“Half-past six on a July morning! The Mariposa Belle is at the wharf, decked in flags, with steam up ready to start. Excursion day!”
The excitement of the narrator in Stephen Leacock’s The Marine Excursion of the Knights of Pythias belies the soon-to-be-realized fate of the Mariposa Belle on Lake Wissanotti (perhaps based on the Enterprise steamship that, in real life, sank in Lake Simcoe).
Inspired by the tale, a group of local sailors have been keeping the memory of the Belle alive since the 1970s. Unlike Leacock’s story, one of many found in his 1912 book, Sunshine Sketches of a Little Town, the annual Mariposa Belle Race has yet to end in catastrophe.
The event can, however, be just as quirky.
Rick Swinton won the trophy one year, but don’t ask him the secret to his success.
“I don’t know how I won it,” admitted the member of the Champlain Sailing Club, which hosts the race.
Few people do. It’s a secretive system to determine the winner.
"The winner is chosen through a complicated handicapping process that involves pulling a number out of an old straw hat," the late Jay Cody, former curator and director of the Leacock Museum, and founder of the race, wrote in a contribution to Pete McGarvey's The Old Brewery Bay: A Leacockian Tale. "What happier way to spend a summer afternoon in Mariposa?"
The race will return to Pumpkin Bay Sunday and the host club is hoping for an impressive turnout. It is open to both members and non-members of the sailing club, at 145 Cedar Island Rd.
“Sailing’s a wonderful sport and we like to encourage it,” club member Nils Peterson said of why it’s important to open the race up to anyone with a wind-powered vessel. “And who knows? Maybe they’ll want to join the club.”
It’s referred to as a race, though that is a somewhat dramatic description.
“The racing aspect of it is fairly minor,” Peterson said. “It’s just a fun, social thing.”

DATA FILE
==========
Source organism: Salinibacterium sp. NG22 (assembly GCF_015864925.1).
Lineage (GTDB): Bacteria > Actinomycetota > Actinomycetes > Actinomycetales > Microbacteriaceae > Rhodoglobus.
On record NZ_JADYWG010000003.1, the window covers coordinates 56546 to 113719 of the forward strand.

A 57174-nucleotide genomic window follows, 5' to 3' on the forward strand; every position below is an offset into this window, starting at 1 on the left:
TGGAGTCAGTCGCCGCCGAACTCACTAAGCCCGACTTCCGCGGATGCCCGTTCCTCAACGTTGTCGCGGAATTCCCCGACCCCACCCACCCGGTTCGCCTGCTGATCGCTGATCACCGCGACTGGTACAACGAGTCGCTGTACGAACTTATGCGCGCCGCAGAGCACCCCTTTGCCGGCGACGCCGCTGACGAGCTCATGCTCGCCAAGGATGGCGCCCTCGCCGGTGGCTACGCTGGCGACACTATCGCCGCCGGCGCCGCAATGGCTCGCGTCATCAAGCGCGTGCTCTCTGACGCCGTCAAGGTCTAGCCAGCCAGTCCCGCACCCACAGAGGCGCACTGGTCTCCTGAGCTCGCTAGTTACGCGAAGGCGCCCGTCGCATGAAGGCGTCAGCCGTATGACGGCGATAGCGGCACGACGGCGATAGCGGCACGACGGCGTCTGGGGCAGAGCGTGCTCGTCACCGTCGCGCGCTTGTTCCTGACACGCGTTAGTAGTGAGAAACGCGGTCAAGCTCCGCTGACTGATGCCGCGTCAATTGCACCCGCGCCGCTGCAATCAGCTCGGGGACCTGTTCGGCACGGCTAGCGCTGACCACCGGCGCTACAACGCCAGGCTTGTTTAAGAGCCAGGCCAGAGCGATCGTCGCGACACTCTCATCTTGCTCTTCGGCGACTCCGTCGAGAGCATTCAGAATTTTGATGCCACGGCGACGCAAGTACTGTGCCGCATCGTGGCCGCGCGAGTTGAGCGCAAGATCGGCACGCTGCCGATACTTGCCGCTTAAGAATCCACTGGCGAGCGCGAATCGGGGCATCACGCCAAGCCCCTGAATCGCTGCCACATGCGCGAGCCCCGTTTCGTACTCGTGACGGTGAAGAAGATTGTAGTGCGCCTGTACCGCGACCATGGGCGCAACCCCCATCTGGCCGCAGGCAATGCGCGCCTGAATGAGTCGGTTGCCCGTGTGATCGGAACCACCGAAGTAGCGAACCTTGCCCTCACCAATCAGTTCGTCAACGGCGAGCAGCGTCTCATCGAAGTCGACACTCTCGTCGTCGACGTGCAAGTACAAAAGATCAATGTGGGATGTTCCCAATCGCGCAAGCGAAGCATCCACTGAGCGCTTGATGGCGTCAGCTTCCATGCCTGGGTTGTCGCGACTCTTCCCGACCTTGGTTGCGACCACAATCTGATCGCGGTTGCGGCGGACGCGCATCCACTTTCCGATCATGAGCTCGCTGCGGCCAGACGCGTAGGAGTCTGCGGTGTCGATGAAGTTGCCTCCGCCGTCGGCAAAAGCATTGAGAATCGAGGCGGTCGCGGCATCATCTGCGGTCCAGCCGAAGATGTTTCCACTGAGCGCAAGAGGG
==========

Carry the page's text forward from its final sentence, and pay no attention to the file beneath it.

While sailors win for who-knows-what reason, one objective is clear: round Sanson’s Shoal, where, as Cody explained, “the old steamer Enterprise once foundered.”
Since the race’s inception, some have run their boats aground on the shoal, but not with disastrous consequences.
“Not in recent memory, anyway,” Swinton said.
Being at the mercy of Mother Nature, who may or may not decide to power the sails, makes the race a bit of a crapshoot, and while the reason for determining a winner is a mystery, it’s clear why one award is handed out.
The Michael Greenspoon Memorial Trophy, named in honour of the late member of the Champlain Sailing Club, goes to the first person to cross the start line.
The trophies will be awarded as participants enjoy a barbecue dinner at the club.
The July 22 event will get underway with a skippers’ meeting at noon to review the course, wind conditions and rules of the race. Registration will be accepted until noon on race day. The race will start at 1 p.m. Dinner will be served at 5:30 p.m.
The race is open to anyone with a sailboat, big or small. The registration fee is $5.
The course takes the boats out between Chiefs Island and Horseshoe Island, around Sanson's Shoal and then back to the sailing club.
For more information, contact Greg Auger at 705-955-0235 or firstname.lastname@example.org.